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NCJ Number: 63898 Find in a Library
Title: DUE PROCESS STANDARDS FOR THE ADMISSIBILITY OF EYEWITNESS IDENTIFICATION EVIDENCE
Journal: KANSAS LAW REVIEW  Volume:26  Issue:3  Dated:(1978)  Pages:461-474
Author(s): E L HENRY
Corporate Author: University of Kansas Law Review
United States of America
Date Published: 1978
Page Count: 14
Sponsoring Agency: University of Kansas Law Review
Lawrence, KS 66045
Format: Article
Language: English
Country: United States of America
Annotation: DANGERS OF EYEWITNESS IDENTIFICATION, INITIAL SUPREME COURT RESPONSE TO THE DANGERS, AND THE EXTENT TO WHICH THE COURT'S BRATHWAITE DECISION EFFECTUATES THE DUE PROCESS PRIVILEGE ARE CONSIDERED.
Abstract: THE ADMISSSIBILITY OF IDENTIFICATION EVIDENCE HAS PROVED TO BE A TROUBLESOME QUESTION. IN A 1967 CASE, STOVALL V. DENNO, THE SUPREME COURT RULED THAT IDENTIFICATION PROCEDURES COULD BE 'SO UNNECESSARILY SUGGESTIVE AND CONDUCIVE TO IRREPARABLE MISTAKEN IDENTIFICATION' THAT THEY WOULD CONSTITUTE DENIAL OF DUE PROCESS. HOWEVER, THE STOVALL DECISION LEFT MAJOR QUESTIONS UNANSWERED. IN THE 1977 CASE OF MANSON V. BRATHWAITE, THE COURT ADOPTED A BALANCING TEST FOR THE ADMISSIBILITY OF IDENTIFICATION EVIDENCE DERIVED FROM A SUGGESTIVE CONFRONTATION, AND MAY HAVE PROVIDED A DEFINITIVE STATEMENT CONCERNING HOW MUCH PROTECTION FROM THE DANGERS OF MISIDENTIFICATION THE DUE PROCESS RIGHT WILL AFFORD. IN BRIEF, BRATHWAITE CONCERNED THE IDENTIFICATION OF AN ALLEGED HEROIN DEALER BY A CONNECTICUT STATE TROOPER FROM A PHOTOGRAPH AND FROM IDENTIFICATION OF THE INDIVIDUAL IN COURT. BRATHWAITE CHALLENGED HIS CONVICTION IN A HABEAS CORPUS ACTION, AND THE SUPREME COURT REVERSED THE LOWER COURT CONVICTION. IN SO DOING, THE COURT CONSIDERED THREE GENERAL INTERESTS THAT MUST BE BALANCED WITH THE GUARANTEE OF A FAIR TRIAL. THE FIRST OF THESE INTERESTS IS AVOIDANCE OF THE INHERENT PROBLEMS OF EYEWITNESS IDENTIFICATION, SUCH AS SUSCEPTIBILITY TO INACCURACY THROUGH SOCIAL AND PSYCHOLOGICAL INFLUENCES WHICH MAY DISTORT PERCEPTION. THE COURT FOUND THAT BOTH THE PER SE EXCLUSIONARY RULE AND RELIABILITY TEST WOULD SERVE THIS INTEREST, BUT THAT THE PER SE RULE WENT TOO FAR. THE MAJORITY ONLY BRIEFLY CONSIDERED THE SECOND INTEREST, THE DETERRENCE OF IMPROPER POLICE CONDUCT. THE THIRD FACTOR CONSIDERED IN CHOOSING BETWEEN THE TWO RULES WAS THE EFFECT OF EACH ON THE ADMINISTRATION. THE COURT HELD THAT THE FLEXIBILITY OF THE AD HOC APPROACH WOULD TEND TO PROMOTE JUSTICE, WHILE THE PER SE EXCLUSION OF EVIDENCE WOULD INCREASE THE CHANCE OF TRIAL ERROR. FOOTNOTES ARE INCLUDED IN THE NOTE. (LWM)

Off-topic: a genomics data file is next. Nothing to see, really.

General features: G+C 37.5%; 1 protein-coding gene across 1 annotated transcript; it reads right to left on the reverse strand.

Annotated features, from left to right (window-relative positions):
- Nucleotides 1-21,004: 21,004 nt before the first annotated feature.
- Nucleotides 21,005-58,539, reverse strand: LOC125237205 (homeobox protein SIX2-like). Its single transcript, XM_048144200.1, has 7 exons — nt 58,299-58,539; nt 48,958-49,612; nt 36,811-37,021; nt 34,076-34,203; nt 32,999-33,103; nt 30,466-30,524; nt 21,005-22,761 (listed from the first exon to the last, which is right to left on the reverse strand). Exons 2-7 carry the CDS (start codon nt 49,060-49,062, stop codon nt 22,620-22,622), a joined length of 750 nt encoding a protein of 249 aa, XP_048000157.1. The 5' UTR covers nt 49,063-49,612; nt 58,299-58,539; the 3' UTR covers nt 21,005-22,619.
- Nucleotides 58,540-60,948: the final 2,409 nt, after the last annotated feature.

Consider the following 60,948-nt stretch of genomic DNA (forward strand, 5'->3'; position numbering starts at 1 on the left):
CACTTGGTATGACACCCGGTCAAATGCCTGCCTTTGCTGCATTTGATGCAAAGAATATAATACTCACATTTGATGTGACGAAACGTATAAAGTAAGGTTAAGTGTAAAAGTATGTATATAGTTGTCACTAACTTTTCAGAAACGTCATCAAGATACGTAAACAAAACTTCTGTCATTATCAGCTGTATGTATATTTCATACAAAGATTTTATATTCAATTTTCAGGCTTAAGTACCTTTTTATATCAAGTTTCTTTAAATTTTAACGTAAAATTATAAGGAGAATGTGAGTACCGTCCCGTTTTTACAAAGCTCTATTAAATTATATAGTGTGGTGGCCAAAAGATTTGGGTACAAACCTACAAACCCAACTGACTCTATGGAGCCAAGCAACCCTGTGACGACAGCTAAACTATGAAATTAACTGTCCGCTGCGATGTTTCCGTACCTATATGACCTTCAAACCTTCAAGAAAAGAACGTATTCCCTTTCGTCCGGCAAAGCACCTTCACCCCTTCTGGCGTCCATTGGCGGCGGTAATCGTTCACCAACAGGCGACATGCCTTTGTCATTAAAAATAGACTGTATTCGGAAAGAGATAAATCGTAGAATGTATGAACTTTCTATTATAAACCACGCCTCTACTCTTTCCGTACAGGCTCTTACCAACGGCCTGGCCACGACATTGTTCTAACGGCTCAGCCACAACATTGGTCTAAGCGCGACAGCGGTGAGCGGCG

Index Term(s): Judicial decisions; Judicial process; Right to Due Process; Rules of evidence; US Supreme Court; Witnesses
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http://www.ncjrs.gov/App/publications/abstract.aspx?ID=63898

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